Technological Marvel Leading to Job Loss and Changing Human Behaviour
Within six months of the launch of ChatGPT, the concerns about the pernicious and destructive aspects of this new technology erupted overwhelming many of us. Only this week, over 350 leaders from the field of Artificial Intelligence themselves warned that the technology they were building might one day pose an existential threat to humanity. They termed it a societal risk on a par with pandemics and nuclear war.Only this one shall be far more pervasive and paralysing.
What Do Creators say?
Last month, on 22 May, the creators of ChatGPT in a blog claimed that Artificial Intelligence(AI) could surpass humanity in most domains within the next 10 years as ‘superintelligence’ becomes more powerful than any technology the world has seen. ‘ It was conceivable AI could exceed the ‘expert skill level’ of humans in most areas.’ and ‘carry out as much productive activity as one of today’s largest corporations.’ ‘We can have a dramatically more prosperous future; but we have to manage risk to get there.
In this blog post, Altman and his colleagues, creators of ChatGPT suggested that there would eventually need to be an organization like the International Atomic Energy Agency to oversee the advancement of AI ‘above a certain capability’ through measures such as audits and safety compliance tests.
And The Governments
When last week, in a Senate Judiciary Subcommittee of US hearing on privacy, technology, the law on regulation, impact on jobs and the potential risks of AI on the society at large, its Chairman Bluementhal acknowledged how Congress missed the opportunity on regulating social media at its inception, he was echoing how a large number of people across the society feel about these new technologies. “Congress failed to meet the moment on social media,” Blumenthal said. “Now we have the obligation to do it on AI before the threats and the risks become real.” The Senator was clear and candid. ‘They don’t want to repeat the mistakes that happened in the past which led to issues like misinformation and data privacy on social media platforms like Facebook and Twitter.’ The subcommittee had summoned Sam Altman, CEO of OpenAI, the start-up behind the sensational Artificial Intelligence Chatbot, ChatGPT to appear before them. In a testimony lasting two and half hour, Altman answered questions on issues ranging from privacy and impact on jobs to regulation and chatbot’s impact on society and possible risks.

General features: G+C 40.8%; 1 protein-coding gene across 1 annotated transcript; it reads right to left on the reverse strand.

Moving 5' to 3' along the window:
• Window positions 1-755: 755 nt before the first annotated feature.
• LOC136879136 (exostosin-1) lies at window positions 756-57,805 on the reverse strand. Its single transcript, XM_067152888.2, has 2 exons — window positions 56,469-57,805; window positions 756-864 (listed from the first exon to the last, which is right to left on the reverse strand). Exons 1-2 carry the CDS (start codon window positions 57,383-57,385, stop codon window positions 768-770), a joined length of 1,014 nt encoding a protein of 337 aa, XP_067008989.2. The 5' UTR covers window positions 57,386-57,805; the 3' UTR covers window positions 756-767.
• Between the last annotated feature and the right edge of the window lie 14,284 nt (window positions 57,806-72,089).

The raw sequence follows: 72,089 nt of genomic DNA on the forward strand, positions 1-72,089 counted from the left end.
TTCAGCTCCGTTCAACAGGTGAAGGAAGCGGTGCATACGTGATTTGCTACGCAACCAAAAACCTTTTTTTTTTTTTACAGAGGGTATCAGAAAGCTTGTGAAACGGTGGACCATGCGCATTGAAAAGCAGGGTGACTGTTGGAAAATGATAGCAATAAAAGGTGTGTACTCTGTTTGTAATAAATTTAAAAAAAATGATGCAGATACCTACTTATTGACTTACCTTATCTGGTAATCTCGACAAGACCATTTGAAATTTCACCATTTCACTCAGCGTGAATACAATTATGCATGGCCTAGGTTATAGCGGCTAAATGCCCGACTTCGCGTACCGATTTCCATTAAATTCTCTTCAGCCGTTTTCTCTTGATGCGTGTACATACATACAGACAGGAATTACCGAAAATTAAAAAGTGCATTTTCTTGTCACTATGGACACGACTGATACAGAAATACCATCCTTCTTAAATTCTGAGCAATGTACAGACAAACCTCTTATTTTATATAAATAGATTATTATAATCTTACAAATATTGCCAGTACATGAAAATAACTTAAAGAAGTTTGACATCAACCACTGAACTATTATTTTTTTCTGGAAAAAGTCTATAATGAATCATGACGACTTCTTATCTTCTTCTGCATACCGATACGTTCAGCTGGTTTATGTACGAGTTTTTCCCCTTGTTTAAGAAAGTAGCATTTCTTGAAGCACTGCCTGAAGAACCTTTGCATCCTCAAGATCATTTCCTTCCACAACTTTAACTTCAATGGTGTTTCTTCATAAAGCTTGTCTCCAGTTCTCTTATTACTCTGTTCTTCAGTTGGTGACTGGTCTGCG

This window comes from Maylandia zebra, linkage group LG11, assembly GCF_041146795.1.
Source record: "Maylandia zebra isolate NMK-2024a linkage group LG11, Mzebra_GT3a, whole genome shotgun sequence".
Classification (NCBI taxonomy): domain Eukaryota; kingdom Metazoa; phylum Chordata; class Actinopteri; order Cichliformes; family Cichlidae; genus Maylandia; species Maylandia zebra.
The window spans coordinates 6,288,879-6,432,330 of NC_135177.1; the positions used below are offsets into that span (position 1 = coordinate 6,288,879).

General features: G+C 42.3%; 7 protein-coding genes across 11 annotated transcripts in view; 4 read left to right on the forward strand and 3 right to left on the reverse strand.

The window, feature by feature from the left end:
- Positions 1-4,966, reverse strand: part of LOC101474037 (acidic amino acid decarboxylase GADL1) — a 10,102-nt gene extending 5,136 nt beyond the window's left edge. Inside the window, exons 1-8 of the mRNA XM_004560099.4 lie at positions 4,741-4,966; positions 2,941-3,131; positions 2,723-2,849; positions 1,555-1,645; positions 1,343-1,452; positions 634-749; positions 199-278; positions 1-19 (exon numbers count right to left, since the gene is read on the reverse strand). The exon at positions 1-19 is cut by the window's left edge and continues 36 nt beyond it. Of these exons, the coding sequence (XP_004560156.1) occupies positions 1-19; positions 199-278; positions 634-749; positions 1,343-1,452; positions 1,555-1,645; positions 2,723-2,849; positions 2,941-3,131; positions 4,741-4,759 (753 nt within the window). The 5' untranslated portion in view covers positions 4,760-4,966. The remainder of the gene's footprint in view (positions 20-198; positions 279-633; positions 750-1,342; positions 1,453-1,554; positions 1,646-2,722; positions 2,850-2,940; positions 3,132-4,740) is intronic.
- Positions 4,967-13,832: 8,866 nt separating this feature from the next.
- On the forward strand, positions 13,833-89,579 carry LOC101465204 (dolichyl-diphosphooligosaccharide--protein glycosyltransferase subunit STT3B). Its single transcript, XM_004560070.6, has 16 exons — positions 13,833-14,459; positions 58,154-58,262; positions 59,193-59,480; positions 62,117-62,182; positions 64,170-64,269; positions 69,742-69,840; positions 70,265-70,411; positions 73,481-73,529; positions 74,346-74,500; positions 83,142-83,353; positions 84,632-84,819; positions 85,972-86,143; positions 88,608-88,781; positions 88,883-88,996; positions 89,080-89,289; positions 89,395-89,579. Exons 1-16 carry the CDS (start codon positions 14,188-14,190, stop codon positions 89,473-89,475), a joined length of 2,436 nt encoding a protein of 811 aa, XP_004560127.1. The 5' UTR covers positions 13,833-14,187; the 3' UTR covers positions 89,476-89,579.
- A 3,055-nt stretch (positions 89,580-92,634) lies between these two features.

When asked whether the OpenAI’s ChatGPT which is based on large-language models (LLMs) and similar Generative AI technologies were similar to the printing press or should be compared to the atom bomb, Altman is reported to have said “OpenAI was founded on the belief that AI has the potential to improve nearly every aspect of our lives…We think this can be a printing-press moment.” Yet he acknowledged the threat caused by AI. “My worst fears are that [the AI industry] will cause significant harm to the world,” he said. “If this technology goes wrong, it can go quite wrong.” His opinion on the larger and broader issue of future impact of AI was factual and frank but was equally alarming, even devastating.
Loss of Jobs